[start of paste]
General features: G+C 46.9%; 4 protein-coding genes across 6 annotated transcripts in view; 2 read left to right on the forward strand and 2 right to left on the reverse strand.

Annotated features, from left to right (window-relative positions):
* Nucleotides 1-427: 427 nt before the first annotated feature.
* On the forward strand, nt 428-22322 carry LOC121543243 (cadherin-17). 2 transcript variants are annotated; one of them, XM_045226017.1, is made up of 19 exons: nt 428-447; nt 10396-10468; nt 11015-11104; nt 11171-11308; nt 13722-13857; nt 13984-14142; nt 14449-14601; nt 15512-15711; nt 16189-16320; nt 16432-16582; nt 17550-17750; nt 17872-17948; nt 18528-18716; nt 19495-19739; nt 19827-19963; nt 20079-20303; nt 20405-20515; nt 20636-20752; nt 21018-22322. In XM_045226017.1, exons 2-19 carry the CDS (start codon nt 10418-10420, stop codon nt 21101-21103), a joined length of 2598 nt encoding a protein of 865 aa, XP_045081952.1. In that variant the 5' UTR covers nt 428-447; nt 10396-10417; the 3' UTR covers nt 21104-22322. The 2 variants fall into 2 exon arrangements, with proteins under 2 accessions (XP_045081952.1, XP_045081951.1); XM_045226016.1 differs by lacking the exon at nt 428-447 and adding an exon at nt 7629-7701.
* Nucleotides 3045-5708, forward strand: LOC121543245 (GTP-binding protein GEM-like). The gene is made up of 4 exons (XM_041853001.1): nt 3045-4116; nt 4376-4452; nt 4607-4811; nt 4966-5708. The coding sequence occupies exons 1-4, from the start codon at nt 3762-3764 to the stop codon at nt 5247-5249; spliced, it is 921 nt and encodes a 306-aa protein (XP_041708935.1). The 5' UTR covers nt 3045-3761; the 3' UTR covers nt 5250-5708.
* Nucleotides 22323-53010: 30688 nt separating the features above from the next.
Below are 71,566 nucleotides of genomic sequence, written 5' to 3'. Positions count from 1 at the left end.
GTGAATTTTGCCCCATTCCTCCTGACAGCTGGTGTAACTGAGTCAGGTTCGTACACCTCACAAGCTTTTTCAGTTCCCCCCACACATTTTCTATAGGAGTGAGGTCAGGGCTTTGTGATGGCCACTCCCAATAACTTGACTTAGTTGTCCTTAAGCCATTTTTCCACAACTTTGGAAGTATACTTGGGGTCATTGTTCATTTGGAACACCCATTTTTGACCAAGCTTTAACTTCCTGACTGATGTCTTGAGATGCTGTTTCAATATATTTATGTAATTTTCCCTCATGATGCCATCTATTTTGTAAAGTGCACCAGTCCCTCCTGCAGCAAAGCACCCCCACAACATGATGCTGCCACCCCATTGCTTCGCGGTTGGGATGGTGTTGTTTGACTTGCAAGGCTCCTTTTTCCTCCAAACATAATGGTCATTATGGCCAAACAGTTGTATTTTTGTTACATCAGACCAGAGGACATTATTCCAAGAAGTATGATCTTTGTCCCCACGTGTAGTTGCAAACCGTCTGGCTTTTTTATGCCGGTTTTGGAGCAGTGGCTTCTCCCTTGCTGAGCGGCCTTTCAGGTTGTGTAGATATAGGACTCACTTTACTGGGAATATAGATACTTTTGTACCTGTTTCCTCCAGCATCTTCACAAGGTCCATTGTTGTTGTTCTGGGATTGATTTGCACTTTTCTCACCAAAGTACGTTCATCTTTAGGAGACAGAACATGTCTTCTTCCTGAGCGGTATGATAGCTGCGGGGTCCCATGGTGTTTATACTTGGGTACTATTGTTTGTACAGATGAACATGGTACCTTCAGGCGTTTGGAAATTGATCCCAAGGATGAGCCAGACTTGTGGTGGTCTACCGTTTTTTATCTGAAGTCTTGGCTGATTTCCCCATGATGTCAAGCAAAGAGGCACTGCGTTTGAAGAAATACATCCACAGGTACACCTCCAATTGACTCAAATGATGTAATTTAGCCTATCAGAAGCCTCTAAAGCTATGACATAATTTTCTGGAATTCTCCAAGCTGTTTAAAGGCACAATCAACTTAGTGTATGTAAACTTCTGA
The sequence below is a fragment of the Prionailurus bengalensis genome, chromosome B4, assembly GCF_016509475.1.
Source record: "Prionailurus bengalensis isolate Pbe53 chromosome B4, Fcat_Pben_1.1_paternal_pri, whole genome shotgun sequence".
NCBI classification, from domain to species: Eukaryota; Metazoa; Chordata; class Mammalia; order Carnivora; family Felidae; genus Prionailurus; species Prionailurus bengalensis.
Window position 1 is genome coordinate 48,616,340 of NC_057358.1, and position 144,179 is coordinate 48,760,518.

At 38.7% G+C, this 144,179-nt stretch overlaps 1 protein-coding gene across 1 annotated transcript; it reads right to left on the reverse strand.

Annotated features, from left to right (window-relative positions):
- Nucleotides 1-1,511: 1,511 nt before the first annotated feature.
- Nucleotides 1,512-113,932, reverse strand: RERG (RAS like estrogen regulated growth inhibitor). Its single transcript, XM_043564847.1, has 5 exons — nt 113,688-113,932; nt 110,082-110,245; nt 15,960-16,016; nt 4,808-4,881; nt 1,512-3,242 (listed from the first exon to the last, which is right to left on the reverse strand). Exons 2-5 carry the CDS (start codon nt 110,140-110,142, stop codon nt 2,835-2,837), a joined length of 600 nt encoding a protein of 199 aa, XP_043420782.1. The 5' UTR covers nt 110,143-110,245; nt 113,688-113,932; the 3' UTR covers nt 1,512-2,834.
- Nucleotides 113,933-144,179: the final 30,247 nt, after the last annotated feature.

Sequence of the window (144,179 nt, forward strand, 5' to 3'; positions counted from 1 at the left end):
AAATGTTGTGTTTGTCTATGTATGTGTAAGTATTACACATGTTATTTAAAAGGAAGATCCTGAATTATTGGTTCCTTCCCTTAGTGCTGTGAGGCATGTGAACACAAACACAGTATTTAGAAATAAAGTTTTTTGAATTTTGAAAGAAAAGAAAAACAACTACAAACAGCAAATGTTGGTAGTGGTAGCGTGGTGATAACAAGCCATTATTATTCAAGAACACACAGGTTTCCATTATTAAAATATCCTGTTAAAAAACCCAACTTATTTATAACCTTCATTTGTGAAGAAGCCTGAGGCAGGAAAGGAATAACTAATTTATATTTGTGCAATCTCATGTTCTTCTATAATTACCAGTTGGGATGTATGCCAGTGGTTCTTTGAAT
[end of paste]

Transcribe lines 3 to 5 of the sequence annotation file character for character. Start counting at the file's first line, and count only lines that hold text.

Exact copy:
* Nucleotides 1-427: 427 nt before the first annotated feature.
* On the forward strand, nt 428-22322 carry LOC121543243 (cadherin-17). 2 transcript variants are annotated; one of them, XM_045226017.1, is made up of 19 exons: nt 428-447; nt 10396-10468; nt 11015-11104; nt 11171-11308; nt 13722-13857; nt 13984-14142; nt 14449-14601; nt 15512-15711; nt 16189-16320; nt 16432-16582; nt 17550-17750; nt 17872-17948; nt 18528-18716; nt 19495-19739; nt 19827-19963; nt 20079-20303; nt 20405-20515; nt 20636-20752; nt 21018-22322. In XM_045226017.1, exons 2-19 carry the CDS (start codon nt 10418-10420, stop codon nt 21101-21103), a joined length of 2598 nt encoding a protein of 865 aa, XP_045081952.1. In that variant the 5' UTR covers nt 428-447; nt 10396-10417; the 3' UTR covers nt 21104-22322. The 2 variants fall into 2 exon arrangements, with proteins under 2 accessions (XP_045081952.1, XP_045081951.1); XM_045226016.1 differs by lacking the exon at nt 428-447 and adding an exon at nt 7629-7701.
* Nucleotides 3045-5708, forward strand: LOC121543245 (GTP-binding protein GEM-like). The gene is made up of 4 exons (XM_041853001.1): nt 3045-4116; nt 4376-4452; nt 4607-4811; nt 4966-5708. The coding sequence occupies exons 1-4, from the start codon at nt 3762-3764 to the stop codon at nt 5247-5249; spliced, it is 921 nt and encodes a 306-aa protein (XP_041708935.1). The 5' UTR covers nt 3045-3761; the 3' UTR covers nt 5250-5708.